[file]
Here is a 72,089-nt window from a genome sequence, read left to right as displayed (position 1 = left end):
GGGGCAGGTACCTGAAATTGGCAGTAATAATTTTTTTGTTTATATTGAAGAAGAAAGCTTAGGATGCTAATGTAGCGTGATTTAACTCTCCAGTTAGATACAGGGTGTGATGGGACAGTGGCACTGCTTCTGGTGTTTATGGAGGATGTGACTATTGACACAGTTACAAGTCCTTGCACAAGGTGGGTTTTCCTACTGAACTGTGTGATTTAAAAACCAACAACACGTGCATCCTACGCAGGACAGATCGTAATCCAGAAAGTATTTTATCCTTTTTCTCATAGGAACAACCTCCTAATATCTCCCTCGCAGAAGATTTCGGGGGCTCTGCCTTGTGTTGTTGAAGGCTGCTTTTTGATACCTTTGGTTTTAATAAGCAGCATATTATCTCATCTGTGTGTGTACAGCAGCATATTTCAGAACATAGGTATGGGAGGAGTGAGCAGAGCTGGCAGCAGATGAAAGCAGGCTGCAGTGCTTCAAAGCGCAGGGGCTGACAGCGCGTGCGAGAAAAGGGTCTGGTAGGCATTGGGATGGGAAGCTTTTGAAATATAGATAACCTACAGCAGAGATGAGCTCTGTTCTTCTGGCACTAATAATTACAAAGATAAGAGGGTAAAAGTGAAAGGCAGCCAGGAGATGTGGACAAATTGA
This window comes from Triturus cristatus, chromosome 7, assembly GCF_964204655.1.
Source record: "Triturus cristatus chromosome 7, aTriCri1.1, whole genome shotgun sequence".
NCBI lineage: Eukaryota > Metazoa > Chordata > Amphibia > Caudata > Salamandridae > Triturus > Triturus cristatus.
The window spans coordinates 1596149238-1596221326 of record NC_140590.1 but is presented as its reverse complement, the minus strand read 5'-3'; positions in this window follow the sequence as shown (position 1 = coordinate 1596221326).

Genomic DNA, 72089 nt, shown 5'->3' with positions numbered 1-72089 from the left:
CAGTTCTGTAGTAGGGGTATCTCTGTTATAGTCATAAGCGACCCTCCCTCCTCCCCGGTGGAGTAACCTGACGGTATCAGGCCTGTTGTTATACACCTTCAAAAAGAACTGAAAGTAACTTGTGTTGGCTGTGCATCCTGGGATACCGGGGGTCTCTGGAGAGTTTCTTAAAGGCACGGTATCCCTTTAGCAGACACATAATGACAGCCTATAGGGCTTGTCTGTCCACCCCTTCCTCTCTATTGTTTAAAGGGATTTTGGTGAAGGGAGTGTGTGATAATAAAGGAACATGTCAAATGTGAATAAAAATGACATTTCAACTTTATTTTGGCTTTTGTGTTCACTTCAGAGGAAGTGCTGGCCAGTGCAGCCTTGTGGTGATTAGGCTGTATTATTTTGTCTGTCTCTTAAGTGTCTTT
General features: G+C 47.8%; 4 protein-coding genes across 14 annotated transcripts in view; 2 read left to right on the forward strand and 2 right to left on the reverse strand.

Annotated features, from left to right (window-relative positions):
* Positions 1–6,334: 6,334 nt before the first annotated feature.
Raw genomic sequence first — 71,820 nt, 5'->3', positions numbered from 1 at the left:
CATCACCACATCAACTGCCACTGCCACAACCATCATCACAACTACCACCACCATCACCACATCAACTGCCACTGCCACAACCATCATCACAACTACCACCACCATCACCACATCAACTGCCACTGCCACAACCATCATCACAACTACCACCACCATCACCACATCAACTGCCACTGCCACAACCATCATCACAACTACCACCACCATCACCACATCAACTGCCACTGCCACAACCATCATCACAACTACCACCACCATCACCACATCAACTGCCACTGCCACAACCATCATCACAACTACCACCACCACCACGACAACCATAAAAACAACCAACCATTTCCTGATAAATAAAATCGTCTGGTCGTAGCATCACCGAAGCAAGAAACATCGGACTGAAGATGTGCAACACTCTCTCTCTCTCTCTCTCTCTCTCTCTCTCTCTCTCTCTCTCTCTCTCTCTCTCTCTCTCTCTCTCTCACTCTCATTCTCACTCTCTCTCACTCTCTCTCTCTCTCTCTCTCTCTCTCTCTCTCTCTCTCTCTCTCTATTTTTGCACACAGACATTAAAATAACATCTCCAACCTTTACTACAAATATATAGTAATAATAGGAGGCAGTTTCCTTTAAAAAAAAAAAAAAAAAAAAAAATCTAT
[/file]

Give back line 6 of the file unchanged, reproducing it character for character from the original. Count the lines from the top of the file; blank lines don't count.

The window spans coordinates 1596149238-1596221326 of record NC_140590.1 but is presented as its reverse complement, the minus strand read 5'-3'; positions in this window follow the sequence as shown (position 1 = coordinate 1596221326).